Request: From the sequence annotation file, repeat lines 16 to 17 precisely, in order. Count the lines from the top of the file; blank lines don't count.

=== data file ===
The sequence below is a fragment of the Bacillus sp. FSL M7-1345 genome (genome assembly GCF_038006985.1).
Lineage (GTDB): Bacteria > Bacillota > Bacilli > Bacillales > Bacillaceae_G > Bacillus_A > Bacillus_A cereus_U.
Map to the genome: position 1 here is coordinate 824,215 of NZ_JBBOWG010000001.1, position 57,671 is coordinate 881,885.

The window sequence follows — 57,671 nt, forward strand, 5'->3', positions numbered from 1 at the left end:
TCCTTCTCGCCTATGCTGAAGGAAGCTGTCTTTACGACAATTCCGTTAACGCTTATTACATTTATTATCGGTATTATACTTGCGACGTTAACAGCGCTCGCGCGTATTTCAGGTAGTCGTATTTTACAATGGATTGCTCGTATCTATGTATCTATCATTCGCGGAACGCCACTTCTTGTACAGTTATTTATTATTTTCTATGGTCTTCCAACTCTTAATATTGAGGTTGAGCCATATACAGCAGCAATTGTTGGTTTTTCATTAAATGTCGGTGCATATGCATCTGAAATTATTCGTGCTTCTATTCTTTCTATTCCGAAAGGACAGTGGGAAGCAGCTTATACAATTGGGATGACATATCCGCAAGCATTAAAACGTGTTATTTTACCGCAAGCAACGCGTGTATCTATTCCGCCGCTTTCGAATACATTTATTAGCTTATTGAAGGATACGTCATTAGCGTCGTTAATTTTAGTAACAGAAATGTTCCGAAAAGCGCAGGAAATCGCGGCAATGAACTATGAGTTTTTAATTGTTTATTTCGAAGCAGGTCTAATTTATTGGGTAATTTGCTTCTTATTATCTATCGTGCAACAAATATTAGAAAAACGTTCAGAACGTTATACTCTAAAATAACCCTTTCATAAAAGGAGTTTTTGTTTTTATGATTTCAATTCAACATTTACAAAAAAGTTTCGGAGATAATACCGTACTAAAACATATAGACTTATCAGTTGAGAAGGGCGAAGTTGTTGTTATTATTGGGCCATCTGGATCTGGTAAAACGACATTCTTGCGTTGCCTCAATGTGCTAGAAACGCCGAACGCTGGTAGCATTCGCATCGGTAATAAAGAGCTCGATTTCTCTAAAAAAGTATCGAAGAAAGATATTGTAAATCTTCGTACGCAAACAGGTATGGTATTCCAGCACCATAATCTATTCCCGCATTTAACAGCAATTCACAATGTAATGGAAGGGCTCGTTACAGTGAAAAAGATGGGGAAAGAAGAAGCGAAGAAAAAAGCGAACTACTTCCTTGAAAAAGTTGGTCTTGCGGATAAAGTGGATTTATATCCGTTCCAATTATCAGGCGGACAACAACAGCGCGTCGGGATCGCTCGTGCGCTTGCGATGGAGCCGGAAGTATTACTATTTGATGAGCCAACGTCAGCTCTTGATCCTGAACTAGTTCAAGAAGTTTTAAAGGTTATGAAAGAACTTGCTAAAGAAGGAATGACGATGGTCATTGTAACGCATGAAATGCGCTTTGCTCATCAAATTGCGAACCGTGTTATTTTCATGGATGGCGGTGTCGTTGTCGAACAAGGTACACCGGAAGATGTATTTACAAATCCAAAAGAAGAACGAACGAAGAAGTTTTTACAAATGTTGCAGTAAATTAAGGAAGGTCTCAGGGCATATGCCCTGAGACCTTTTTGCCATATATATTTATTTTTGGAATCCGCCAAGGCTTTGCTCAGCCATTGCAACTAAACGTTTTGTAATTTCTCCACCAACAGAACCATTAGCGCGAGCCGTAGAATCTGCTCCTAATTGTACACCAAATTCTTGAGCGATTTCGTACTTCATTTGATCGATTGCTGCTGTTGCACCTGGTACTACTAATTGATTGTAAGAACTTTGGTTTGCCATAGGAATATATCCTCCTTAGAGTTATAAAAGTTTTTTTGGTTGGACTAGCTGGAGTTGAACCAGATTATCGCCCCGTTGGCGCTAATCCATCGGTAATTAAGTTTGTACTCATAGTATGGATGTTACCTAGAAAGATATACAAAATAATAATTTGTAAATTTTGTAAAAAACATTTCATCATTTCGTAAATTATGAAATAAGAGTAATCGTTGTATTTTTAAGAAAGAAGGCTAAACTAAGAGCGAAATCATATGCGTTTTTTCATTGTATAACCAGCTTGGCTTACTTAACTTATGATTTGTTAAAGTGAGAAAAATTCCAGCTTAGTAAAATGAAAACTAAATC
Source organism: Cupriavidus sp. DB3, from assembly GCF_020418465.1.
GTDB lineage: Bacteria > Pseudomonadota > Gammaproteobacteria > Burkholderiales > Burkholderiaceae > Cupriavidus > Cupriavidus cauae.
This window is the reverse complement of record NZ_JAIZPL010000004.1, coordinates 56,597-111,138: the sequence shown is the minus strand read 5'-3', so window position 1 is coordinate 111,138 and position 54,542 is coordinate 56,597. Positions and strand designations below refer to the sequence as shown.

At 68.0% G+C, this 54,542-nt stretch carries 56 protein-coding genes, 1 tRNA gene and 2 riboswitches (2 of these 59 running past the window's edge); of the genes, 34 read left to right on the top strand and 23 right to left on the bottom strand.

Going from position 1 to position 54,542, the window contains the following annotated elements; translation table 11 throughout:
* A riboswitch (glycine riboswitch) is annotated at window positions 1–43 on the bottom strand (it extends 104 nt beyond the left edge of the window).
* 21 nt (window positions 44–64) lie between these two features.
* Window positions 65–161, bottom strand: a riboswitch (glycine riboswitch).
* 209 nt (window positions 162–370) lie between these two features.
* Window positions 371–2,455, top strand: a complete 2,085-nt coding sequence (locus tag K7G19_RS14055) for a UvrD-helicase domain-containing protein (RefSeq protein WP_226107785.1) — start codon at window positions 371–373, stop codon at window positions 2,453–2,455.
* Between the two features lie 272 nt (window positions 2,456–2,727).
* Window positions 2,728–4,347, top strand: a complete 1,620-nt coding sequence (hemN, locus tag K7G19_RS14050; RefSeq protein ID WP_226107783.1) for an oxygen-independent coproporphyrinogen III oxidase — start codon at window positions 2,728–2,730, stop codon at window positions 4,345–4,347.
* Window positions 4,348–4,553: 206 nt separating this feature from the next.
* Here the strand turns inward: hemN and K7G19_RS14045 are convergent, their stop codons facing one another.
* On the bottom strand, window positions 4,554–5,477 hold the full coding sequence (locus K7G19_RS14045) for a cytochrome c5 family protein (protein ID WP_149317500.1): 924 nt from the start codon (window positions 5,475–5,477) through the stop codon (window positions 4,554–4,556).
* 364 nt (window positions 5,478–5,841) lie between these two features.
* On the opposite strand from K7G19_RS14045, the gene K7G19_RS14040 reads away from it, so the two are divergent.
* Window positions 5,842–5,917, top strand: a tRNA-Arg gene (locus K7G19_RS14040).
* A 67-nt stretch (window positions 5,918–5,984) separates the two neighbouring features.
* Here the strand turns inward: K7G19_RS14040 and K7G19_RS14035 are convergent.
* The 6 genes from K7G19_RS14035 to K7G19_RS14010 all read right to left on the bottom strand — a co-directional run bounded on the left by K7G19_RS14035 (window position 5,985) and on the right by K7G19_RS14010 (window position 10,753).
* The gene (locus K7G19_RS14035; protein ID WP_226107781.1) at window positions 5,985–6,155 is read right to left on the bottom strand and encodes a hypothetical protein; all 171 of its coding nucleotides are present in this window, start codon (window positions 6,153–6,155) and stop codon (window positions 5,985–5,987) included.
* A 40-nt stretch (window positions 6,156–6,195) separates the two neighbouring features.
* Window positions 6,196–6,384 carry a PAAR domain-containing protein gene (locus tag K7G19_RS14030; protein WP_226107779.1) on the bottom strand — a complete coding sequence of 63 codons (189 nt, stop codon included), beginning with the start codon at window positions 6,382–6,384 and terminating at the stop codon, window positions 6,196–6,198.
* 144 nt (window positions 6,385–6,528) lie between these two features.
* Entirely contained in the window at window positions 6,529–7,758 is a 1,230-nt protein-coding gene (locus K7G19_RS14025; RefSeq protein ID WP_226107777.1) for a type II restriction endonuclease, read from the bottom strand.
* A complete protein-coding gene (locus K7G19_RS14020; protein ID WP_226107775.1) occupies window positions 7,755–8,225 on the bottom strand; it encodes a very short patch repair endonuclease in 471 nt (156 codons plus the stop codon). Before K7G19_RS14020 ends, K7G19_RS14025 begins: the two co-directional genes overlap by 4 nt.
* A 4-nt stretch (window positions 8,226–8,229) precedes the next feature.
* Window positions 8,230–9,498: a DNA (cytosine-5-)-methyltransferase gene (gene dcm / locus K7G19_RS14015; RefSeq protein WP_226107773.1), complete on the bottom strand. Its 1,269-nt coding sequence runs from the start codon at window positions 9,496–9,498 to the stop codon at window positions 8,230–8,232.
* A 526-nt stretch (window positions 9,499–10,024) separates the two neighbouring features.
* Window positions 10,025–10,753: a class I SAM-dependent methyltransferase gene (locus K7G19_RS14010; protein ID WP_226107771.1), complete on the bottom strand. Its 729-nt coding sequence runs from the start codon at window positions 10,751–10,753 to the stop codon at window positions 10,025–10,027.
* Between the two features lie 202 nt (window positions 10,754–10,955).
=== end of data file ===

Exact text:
* Between the two features lie 272 nt (window positions 2,456–2,727).
* Window positions 2,728–4,347, top strand: a complete 1,620-nt coding sequence (hemN, locus tag K7G19_RS14050; RefSeq protein ID WP_226107783.1) for an oxygen-independent coproporphyrinogen III oxidase — start codon at window positions 2,728–2,730, stop codon at window positions 4,345–4,347.